Prevarication Du Jour

While checking on the case docket for the RICO Madness, The Dread Pro-Se Kimberlin’s Kimberlin v. The Universe, et al. lawsuit, I found Docket Item 18, a motion from TDPK asking for extra time to respond to the motions filed by defendants in the case. Apparently, it didn’t dawn on TDPK that defendants might waive service of process and file timely responses to his complaint. You see, if he doesn’t offer an opposition to a motion to dismiss, the judge can consider that motion without a hearing or any further input from him. Any opposition to my motion to dismiss is due not later than close of business on 30 December, and most of the other responses are due around 6 January. Given that he filed his motion on 23 December and that defendants have 15 days to respond before the court takes up his motion, … let’s see … 23 + 15 – 31 … the earliest the court should consider his motion is 7 January.

Which brings us to today’s prevarication. This is the Certificate of Service from TDPK’s motion:BK RICO Extension Motion certRule 5 of the Federal Rules of Civil Procedure requires that papers filed with the court be sent to all parties. TDPK says he did not bother to do that. Strike one.

Service by email requires permission of the party being served. I know of at least three defendants who have filed motions and have not granted such permission. Strike two.

I have received no such email, and that calls into question the veracity of his claim of making even limited service of the motion on the suit’s defendants. Strike three.

It appears that The World’s Worst Pro-Se Litigant™ has managed to file a motion containing a provably false statement while the court is considering a motion to require him to file all further court papers under penalty of perjury. Brilliant!

UPDATE—I should point out that Brett Kimberlin does NOT have permission to serve me by email.

9 thoughts on “Prevarication Du Jour

  1. The low, petty Kimberlin’s latest small-minded foray into little-league pro-se litigation might go on only a little shorter than what he was reaching for.

    Team Kimberlin must be so proud of their teen-admirin’, bombin’ hero. I can’t wait to see how they twist themselves in knots trying to praise his incompetent and abusive actions toward our justice system. The little doggie is too afraid to bark on his own behalf, so he has to get his dinky thoughts out by the moral and mental midgets whose tiny, undersized consciences allow them to take his side.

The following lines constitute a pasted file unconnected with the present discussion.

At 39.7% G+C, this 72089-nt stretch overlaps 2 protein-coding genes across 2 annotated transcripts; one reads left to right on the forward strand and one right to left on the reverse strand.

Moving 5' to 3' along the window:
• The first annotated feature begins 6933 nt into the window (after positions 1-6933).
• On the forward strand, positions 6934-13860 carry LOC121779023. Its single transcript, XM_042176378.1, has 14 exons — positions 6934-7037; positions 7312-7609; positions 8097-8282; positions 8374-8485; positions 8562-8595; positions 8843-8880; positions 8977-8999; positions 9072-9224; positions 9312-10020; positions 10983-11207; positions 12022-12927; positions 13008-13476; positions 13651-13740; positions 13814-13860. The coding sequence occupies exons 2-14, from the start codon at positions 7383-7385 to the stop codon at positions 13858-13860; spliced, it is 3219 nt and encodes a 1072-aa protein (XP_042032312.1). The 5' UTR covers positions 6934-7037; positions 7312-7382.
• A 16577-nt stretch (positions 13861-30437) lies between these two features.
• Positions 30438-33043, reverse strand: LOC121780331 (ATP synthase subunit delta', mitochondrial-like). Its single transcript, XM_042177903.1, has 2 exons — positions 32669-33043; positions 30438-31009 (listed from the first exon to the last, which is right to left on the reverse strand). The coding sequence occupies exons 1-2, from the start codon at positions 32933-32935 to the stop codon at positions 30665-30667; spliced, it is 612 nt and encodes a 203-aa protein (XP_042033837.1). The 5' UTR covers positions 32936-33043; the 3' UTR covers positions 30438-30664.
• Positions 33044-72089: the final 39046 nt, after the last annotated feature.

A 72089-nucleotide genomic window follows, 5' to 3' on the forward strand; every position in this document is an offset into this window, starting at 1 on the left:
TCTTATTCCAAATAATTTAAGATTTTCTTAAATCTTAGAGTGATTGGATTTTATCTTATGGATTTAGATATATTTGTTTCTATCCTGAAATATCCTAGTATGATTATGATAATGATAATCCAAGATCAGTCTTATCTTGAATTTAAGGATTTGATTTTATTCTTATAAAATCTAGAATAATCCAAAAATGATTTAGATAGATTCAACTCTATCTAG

2. When you sue The Universe, you have to budget for postage. Oops. A couple of dollars per party would send a document to everybody within a day.

    But then “prevaricating” about who has been sent an email is pretty dangerous, since Kimberlin’s reputation is the subject of the case.

    • It is a perfect opportunity to note to the court Brett Kimberlin’s convictions for forging documents, and, perjury, the fact that he sent John Hoge a “filing” that was not a true copy of what was actually filed, Kimberlin’s association with the self-described “hacker” Neal Rauhauser, Rauhauser’s association with anonymous and, the recent set of circumstances that has befallen Rauhauser’s ex-wife when she recently started tweeting.

      It is a perfectly reasonable precaution against a perjurer to demand a hard copy rather than an e-mail. Kimberlin could send a false copy omitting critical, time-sensitive information and, then, claim it was altered when reported to the court. It is also perfectly reasonable to never open an attachment from a person who associates with hackers.

      • BigSkyBob is right about bringing all of these issues to the attention of the court as they arise and making them part of the record. In some cases, if you don’t do so, you waive your right to object at a later date.

  3. “With prejudice” is how you want it dismissed. With whatever Rule 11 sanctions you can get. And see if you can have him added to the vexatious litigant list too.

    Otherwise he just refiles.

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